Given the recent debacle over the use of social enterprise as a trademark, you’d be forgiven for thinking that this was an appeal from the social enterprise sector.
It isn’t. It’s the assertion of BlueWolf, who say this in a recent report:
“Based on Bluewolf’s findings it looks like the social enterprise is taking a little longer to take off than Salesforce might like.
That might be because no one seems to agree on a definition for “social enterprise.” Bluewolf argued in the report that no single definition has really presented itself.
“Social means leveraging Twitter to some and using profits for social good to others,” Bluewolf posited.
Bluewolf advised that this concept needs to be targeted more toward the department level rather than C-level executives as social is more “about helping their teams sell more, engage customers, and drive demand.”
I guess that means we haven’t gone much further forward than when the distinction was made 4 years ago, in an article asking What is Social Enterprise which began:
“There is so far no commonly agreed definition. Is an enterprise social if it produces some sort of social benefit? If so, in that sense, many or indeed most traditional businesses for profit can be considered social enterprises. Business enterprises typically produce something of value for clients and customers, otherwise they would cease to exist as business enterprises. Earning thousands or millions of customers can by definition be considered social benefit. Social refers to groups of people, as contrasted with one person.”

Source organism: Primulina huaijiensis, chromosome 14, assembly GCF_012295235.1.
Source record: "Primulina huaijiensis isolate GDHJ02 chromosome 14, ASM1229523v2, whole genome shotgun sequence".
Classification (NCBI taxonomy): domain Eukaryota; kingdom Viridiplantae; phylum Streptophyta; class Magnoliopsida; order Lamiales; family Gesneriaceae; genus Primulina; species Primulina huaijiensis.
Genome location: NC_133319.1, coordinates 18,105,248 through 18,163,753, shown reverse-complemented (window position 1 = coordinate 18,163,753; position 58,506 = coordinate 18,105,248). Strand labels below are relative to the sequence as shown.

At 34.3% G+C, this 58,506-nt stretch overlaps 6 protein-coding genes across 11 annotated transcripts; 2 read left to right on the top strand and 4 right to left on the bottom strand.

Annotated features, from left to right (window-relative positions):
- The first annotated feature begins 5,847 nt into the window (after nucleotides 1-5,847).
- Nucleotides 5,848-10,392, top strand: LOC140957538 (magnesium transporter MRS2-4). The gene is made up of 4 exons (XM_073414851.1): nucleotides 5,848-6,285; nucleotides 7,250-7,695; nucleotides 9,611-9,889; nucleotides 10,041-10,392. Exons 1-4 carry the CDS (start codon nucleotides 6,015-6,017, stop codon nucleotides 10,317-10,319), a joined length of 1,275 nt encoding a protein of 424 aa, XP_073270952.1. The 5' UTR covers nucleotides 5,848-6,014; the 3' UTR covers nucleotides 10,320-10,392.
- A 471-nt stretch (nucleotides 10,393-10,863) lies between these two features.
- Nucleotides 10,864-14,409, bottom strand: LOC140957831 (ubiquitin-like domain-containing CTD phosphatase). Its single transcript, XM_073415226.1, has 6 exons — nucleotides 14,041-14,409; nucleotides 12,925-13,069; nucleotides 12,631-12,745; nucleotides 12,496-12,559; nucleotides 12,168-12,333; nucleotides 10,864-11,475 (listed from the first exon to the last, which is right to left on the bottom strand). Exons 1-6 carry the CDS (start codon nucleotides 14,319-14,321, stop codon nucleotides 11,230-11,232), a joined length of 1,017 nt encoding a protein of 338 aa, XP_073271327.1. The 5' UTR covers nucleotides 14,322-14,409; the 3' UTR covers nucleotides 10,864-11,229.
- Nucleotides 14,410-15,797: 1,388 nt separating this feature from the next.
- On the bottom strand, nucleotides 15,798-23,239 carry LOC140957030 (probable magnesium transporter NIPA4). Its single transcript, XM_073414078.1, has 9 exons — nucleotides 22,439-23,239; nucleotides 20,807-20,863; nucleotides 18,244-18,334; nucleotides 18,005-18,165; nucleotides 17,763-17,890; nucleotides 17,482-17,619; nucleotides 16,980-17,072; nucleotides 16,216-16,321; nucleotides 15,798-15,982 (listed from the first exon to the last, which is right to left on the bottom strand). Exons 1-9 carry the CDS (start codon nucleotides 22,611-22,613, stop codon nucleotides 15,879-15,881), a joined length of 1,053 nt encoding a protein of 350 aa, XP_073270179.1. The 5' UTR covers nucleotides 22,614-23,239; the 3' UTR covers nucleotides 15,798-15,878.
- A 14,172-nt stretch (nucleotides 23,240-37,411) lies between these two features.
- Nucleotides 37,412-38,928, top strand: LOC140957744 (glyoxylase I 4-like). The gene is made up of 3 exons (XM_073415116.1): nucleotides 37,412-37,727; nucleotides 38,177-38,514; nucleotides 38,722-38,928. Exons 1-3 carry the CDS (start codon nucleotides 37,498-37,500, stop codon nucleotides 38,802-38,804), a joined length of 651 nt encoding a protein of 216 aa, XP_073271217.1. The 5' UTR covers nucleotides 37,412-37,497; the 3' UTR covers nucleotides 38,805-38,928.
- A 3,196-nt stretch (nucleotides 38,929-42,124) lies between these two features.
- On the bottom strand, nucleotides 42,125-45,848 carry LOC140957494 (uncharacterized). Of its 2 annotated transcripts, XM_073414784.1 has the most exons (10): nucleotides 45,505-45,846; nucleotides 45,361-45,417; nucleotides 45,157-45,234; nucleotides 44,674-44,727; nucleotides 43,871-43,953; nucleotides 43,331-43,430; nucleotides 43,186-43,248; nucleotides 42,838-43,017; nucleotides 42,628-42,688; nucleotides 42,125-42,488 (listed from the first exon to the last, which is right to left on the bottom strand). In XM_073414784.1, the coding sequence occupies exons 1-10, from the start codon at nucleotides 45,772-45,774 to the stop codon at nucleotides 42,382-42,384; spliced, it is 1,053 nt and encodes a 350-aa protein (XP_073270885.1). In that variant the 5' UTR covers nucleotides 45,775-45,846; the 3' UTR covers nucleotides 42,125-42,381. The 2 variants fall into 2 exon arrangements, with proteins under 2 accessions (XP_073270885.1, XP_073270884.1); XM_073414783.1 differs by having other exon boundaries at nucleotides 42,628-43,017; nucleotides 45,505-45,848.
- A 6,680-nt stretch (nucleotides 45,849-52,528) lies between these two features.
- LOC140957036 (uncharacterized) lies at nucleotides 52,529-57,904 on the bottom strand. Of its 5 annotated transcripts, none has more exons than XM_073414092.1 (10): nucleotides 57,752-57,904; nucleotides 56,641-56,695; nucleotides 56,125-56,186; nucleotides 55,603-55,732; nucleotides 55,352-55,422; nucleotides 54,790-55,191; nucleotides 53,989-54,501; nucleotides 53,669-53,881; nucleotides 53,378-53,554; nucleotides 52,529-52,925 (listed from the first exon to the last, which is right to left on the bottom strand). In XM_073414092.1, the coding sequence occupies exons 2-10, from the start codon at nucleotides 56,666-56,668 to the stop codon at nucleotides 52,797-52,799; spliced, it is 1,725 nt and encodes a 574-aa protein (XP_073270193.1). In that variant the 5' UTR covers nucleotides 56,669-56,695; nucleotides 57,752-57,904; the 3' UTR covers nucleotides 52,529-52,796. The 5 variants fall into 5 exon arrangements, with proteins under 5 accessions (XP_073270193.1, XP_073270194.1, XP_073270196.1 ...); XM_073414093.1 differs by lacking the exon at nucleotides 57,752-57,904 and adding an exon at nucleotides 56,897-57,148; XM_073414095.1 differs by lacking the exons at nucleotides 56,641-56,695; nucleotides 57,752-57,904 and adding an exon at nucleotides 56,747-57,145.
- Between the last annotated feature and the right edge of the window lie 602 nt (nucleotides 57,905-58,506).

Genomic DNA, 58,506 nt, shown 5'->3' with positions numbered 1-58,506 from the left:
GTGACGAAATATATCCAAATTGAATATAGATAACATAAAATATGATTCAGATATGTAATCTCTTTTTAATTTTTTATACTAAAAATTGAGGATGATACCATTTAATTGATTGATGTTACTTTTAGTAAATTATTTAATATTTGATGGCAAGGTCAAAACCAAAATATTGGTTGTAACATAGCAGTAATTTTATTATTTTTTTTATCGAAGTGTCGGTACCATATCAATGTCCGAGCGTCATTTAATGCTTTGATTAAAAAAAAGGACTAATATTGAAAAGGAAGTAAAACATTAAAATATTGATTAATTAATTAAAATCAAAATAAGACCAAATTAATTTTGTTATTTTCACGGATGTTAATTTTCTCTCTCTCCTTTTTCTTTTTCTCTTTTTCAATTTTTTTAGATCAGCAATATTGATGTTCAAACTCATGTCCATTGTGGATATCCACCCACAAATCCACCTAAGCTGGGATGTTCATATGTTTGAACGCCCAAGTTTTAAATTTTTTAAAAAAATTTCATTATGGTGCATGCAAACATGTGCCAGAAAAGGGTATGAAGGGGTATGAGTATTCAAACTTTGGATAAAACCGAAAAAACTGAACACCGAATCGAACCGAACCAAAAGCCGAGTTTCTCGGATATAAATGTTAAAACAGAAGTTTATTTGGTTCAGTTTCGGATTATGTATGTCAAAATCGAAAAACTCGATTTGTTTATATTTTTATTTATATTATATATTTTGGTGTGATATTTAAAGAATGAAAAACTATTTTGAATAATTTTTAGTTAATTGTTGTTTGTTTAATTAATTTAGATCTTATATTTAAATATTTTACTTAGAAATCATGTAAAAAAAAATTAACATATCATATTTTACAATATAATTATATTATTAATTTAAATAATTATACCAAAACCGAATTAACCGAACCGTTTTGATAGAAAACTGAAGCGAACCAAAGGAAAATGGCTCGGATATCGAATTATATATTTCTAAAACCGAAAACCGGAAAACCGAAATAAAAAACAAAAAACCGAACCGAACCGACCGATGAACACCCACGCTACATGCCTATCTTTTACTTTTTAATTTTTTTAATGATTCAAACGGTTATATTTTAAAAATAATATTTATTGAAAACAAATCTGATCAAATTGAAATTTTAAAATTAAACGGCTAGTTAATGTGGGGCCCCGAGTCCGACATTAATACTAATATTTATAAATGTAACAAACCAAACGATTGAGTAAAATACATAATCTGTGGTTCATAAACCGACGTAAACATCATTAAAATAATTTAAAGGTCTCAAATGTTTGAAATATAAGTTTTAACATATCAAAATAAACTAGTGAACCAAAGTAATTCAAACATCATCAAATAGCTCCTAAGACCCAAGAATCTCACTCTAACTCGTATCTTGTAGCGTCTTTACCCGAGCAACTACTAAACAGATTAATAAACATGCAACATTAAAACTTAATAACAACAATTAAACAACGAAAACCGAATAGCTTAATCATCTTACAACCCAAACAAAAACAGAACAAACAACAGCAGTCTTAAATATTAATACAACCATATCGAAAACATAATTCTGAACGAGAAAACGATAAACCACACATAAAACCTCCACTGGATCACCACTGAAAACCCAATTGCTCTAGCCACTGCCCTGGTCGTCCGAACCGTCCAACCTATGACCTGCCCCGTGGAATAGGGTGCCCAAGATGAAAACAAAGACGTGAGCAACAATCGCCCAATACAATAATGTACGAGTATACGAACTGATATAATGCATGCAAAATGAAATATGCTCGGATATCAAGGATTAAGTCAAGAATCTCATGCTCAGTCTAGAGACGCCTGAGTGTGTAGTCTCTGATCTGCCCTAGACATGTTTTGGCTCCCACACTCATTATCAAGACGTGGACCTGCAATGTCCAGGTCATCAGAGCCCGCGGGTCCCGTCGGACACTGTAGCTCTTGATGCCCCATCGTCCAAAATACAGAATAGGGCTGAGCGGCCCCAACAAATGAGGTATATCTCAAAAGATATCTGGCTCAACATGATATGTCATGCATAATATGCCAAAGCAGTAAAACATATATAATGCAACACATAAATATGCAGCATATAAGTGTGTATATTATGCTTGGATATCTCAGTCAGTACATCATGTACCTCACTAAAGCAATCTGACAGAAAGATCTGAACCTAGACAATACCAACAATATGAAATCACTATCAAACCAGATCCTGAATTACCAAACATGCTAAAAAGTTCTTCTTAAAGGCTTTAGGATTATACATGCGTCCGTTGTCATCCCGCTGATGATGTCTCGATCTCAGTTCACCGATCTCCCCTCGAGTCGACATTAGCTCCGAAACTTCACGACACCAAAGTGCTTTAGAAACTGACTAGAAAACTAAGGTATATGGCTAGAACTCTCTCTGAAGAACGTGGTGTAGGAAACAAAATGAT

One wonders how much Bluewolf spent on their research to come to the same conclusion. Might they simply have borrowed from what could be found by Googling “what is social enterprise”?
On the other side, the social enterprise community now stirs, with suggestions of a legal definition. Sooner or later they may come to understand that it’s not going to be possible to control what others think or say.
So let’s try to make a start. There would seem to be something of a concensus among social entrepreneurs, that’s it’s a business whose profits are principally invested in a social purpose. That was our belief when we launched in the UK in 2004, because it said as much in our 1996 white paper, though it didn’t use the term social enterprise, rather people-centered economic development, instead.
We determined to describe ourselves as a social enterprise, by checking first with the Department of Trade and Industry who agreed that our definition complied with theirs as a social enterprise. This is what theirs said.
“‘Social enterprise’ means an enterprise whose primary objective is to achieve social impact rather than generate profit for owners and stakeholders. It operates in the market through the production of goods and services in an entrepreneurial and innovative way, and uses surpluses mainly to achieve social goals. It is managed in an accountable and transparent way, in particular by involving workers, customers and stakeholders affected by its business activity.”
The question is , where did that come from? Unlike our very open synopsis which had been posted on the web this was the product of government with no apparent origin.